How does a credit card work in the UK? You hear the horror stories of people unwittingly racking up mountains of crippling debt on credit cards. So whilst there may be a place for them at certain times, they can also wreak havoc on your financial health unless you understand the basics of how credit cards work.
Welcome to this first article in the Credit Card mini-series guide. Fast forward to Seven Reasons Why Credit Cards Can be Really Good and How to Get Credit Card Management Right.
Credit Card debt in the UK stands at an eye-watering £70 Billion
- How does a credit card work in the UK?
- What is a credit search?
- What is a credit score?
- How much can I borrow on my credit card
- Can I go over my credit limit?
- Can I check I’ll be accepted for a credit card before applying?
- Why are credit card minimum payments so low?
- How is credit card interest calculated?
- What does all the credit card jargon mean?
- What is credit card protection?
- Do I need a credit card?
- How can I get help with credit card debt?
How does a credit card work in the UK?
Listen up. This is important. Credit cards are pre-approved loans! They are not free money. Banks and lenders are in the business of making money by lending it to you and charging you interest for the privilege.
- Debit cards only allow you to spend your money that is in your account.
- Credit cards let you spend up to the amount you are pre-approved to borrow.
In their simplest form, credit cards provide you with access to a pre-approved loan from the bank or credit card issuer.
People spend 38% more on single credit card transactions compared to debit cards.
What is a credit search?
When applying for a credit card, you will need to fill out your personal details. From there, the lender will gather all the data on your ‘credit file’ from one of the UK credit reference agencies. This referred to as a ‘hard search’. and looks at:
- What other debts you have
- Files from the credit reference agencies
- electoral roll information
- Available credit you are not using
- Credit and repayment history including missed payments and CCJs
The result is that the lender now has a ‘risk profile’ of you and a predictor of how much money the lender will make from you now and in the future. This is known as a credit score. From there, they will decide how much they are prepared to lend you. This is your ‘credit limit‘.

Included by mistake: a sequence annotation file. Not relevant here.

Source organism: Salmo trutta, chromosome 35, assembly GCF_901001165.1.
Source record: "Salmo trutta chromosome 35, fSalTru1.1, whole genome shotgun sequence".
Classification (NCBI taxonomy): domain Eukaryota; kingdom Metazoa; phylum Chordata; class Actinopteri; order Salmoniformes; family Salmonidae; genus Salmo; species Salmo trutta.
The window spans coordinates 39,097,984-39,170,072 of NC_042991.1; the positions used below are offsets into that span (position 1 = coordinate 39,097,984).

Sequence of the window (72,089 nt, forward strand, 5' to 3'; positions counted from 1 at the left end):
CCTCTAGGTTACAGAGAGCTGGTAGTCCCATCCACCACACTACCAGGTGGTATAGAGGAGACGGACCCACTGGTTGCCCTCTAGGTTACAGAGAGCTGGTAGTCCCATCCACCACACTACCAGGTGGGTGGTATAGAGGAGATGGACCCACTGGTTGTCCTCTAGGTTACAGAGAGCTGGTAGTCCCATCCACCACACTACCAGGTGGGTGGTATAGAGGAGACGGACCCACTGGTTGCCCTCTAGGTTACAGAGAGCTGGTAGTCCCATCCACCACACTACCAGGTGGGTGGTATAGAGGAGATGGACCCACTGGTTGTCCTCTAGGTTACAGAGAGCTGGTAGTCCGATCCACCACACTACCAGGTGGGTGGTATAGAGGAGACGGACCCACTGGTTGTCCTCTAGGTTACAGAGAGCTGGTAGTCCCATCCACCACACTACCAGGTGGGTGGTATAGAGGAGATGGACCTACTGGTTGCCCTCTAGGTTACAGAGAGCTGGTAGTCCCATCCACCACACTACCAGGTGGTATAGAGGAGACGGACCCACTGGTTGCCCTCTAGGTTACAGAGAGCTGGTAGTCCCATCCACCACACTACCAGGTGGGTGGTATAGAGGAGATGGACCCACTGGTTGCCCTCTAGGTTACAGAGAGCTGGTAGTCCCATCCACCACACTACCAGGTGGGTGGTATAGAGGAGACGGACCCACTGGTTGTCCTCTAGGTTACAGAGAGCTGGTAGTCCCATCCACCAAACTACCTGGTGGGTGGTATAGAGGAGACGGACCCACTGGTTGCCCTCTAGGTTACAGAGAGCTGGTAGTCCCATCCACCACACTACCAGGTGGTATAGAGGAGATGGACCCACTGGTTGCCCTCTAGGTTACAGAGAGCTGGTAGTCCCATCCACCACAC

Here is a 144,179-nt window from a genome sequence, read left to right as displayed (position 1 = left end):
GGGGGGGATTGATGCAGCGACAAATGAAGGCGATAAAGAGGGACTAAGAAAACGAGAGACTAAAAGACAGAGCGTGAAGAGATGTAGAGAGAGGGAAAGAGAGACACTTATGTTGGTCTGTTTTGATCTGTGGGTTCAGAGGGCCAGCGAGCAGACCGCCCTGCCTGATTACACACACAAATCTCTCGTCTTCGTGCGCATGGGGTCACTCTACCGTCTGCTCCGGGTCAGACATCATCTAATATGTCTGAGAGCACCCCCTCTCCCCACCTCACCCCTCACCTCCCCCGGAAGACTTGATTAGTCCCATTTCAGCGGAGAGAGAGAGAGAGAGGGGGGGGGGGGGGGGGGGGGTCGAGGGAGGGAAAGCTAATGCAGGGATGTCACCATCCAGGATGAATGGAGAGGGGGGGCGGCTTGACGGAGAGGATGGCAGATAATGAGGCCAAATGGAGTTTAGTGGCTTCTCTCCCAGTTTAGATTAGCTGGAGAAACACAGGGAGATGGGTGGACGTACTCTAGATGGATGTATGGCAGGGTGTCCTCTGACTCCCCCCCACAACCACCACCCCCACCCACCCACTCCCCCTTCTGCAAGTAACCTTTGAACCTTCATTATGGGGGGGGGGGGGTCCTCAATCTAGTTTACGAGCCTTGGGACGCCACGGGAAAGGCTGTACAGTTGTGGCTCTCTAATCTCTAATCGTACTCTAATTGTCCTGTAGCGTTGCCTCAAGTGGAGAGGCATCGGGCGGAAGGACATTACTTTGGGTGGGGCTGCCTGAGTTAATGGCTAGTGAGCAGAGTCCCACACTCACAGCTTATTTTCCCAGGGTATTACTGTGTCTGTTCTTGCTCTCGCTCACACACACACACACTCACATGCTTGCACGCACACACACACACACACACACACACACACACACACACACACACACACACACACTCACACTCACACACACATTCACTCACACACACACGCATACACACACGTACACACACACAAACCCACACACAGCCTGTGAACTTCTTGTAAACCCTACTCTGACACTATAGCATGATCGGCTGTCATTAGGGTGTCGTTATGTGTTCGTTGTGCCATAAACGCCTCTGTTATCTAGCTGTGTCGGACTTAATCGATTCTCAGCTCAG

The approval process is usually done instantly online. The card is then posted to you a few days later. Your PIN (Personal Identity Number) will be sent separately for security purposes.
What is a credit score?
A credit score is a tool used by lenders to assess and predict your borrowing and sending habits.
- Uses information within the hard search
- A credit score is a three-digit number
- There is no universal credit score system.
- A credit score helps the lender assess their risk and how much money they will make from you
- Lenders use the information on you held by the three UK credit reference agencies: Equifax, Experian and Callcredit
- Will heavily influence your credit limit and interest rate
How much can I borrow on my credit card?
Your credit score is a major influence in the credit limit you’re offered.
A low credit score represents a higher risk and lower-income to the lender. Therefore, they will be given a lower credit limit and/or high-interest charges.
Somewhat ironically, even though you may be squeaky clean, have a good income and never had a credit card before, you may also be offered a low credit limit. At least to start with. The lender doesn’t have any real data on which to base t’s decision. For this reason, it’s a good idea to start building a (healthy) credit history early.
As time goes on and you demonstrate you regularly meet your payments and never miss one, your lender may increase your limit in future.
60% of UK adults hold at least one credit card product
Financial Conduct Authority
Can I go over my credit limit?
You can, but doing so shows you are a risk to the lender and has pretty dire consequences, including:
- Losing an introductory rate such as 0%
- Increase in interest rates
- A black mark against your credit score
- Credit limit reduction
Each month you will receive a statement from your credit card company. It will show what you have borrowed and the minimum amount to pay back. Everything you don’t pay back will incur interest.
Can I check I’ll be accepted for a credit card before applying?
Yes, and you should.
Applying for a Credit Card and getting rejected can seriously damage your credit score. In addition, having multiple hard searches on your record, which last about six months, also has a negative impact.